Dice Electronics’ iTPA-220 iPod tube amplifier system is a bit like a strict vegan meal served inside a hollowed-out animal’s skull. Sure, there’s no meat in it, but good luck getting vegans to dig in. On the other hand, if you’re just an omnivore looking for good eats, you might find a lot to like.
In this case, the vegans are audio purists who treasure the sound of tube amps, and the animal skull in the mix is an iPod, packing compressed tunes that said purists would cringe at the thought of. The iTPA-220 makes overtures to the audiophile crowd with its old-school tube amp, but also ignores their analog mindset with a piece of cold digital gadgetry at its core. It’s an enigma, to say the least.
To better understand, a history lesson: Widespread use of fragile vacuum tubes to amplify signals went out with the introduction of transistors in the 1950s, but they survived the latter half of the 20th Century and still exist today thanks to the audiophile community. They cling to the classic technology for the warmth of the sound it produces – an ethereal quality that has been much harped upon but never quite nailed down to any measurable trait.
The same purists that seek out tube amps usually avoid digital audio. They treasure vinyl for the same warm qualities they find in tube amps, tolerate CDs out of necessity, and cringe at the thought of stripping some resolution from music through compression, no matter how discretely.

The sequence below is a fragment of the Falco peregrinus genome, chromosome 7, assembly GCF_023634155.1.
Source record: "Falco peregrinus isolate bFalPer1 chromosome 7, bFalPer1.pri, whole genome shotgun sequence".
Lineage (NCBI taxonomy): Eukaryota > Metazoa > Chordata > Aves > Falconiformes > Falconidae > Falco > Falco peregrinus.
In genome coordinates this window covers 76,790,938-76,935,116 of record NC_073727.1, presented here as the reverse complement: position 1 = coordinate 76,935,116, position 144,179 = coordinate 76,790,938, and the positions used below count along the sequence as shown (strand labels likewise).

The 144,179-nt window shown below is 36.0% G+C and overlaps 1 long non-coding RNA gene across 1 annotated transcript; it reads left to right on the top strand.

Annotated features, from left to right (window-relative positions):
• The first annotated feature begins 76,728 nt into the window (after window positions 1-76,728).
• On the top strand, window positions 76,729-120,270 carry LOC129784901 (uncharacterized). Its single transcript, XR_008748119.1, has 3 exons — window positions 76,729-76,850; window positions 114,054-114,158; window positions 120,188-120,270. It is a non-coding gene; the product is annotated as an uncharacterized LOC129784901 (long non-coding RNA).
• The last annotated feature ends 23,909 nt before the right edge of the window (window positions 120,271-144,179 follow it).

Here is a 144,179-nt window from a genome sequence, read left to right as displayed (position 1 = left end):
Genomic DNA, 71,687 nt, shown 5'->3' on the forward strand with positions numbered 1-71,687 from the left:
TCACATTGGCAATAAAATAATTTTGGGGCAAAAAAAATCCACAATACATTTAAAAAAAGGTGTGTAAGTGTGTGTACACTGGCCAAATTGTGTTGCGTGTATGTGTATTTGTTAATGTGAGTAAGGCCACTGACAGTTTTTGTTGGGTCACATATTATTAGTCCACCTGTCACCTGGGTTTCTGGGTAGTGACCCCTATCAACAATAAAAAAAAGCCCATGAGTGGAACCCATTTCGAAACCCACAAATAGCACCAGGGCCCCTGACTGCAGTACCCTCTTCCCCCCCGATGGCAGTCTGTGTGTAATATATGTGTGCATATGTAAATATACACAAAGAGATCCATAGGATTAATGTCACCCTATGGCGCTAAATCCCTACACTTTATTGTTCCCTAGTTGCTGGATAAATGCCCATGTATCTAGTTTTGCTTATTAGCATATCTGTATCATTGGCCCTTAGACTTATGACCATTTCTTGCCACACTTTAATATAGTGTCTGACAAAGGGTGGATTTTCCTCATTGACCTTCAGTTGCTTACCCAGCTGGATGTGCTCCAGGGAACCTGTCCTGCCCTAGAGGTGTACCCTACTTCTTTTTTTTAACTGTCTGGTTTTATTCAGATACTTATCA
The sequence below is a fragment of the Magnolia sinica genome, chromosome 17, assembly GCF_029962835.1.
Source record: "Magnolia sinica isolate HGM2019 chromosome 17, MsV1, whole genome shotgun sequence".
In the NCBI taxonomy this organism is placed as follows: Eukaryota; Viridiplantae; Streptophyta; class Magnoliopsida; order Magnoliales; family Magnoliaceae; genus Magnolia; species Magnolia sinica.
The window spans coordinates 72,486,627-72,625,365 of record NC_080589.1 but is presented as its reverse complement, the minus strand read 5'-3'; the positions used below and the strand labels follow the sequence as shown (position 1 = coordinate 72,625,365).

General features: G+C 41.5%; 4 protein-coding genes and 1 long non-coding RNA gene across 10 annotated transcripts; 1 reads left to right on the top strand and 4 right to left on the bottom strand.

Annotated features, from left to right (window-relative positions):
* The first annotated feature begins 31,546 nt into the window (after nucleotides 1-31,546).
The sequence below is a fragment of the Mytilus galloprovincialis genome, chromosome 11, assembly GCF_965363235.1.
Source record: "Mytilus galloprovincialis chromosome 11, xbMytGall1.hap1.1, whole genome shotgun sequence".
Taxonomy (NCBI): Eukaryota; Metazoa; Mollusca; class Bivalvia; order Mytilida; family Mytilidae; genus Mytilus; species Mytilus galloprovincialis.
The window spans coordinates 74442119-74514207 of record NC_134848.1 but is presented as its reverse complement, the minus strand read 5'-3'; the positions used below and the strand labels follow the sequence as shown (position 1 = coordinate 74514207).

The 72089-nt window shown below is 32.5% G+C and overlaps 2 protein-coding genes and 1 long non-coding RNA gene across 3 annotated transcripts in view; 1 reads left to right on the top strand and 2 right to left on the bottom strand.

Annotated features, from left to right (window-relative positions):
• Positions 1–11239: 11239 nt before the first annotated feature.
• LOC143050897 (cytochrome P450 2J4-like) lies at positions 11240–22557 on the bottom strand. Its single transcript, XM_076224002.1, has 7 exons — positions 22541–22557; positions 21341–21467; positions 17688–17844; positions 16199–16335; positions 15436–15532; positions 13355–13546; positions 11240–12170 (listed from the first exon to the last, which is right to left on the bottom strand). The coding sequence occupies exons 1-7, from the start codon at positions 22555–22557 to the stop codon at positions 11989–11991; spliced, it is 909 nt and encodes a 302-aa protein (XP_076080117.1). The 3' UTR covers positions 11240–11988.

The iTPA-220 ignores the clash of mindsets and throws old and new technology together into one chic-looking package. While Dice probably won’t get too many purists to sell off their McIntosh tube amps for one, the system has plenty of its own merits.
Dice Electronics iTPA-220
Dual 6N3 vacuum tubes sit like jewels in their settings on either side of the amplifier, with a dock for an iPod between them. Together, they provide 20 watts of amplification for two channels, and feed the signal out to included stereo speakers. The whole system is finished in an elegant black, and a single knob on the face controls volume. There’s even an auxiliary audio-in connector in case you want to forego the iPod dock and use another MP3 player or other source of audio.
The twin bookshelf speakers that come with the system use 1-inch dome tweeters and 4-inch bass drivers. Dice claims the speakers’ “wood acoustic structure” endows them with a full dynamic range. They also tout an impedance of 4 Ohms, meaning they use they translate the amp’s output into sound pretty efficiently. Frequency response is between 40 Hz and 18 kHz.
Dice Electronics accepts preorders for the system on their Web site for $299. If you’re willing to set aside the fundamental collision of audio values at play, the iTPA-220 is one classy-looking audio setup that’s sure to draw spark some conversations when you use it crank out tunes at a party – and perhaps some arguments as well.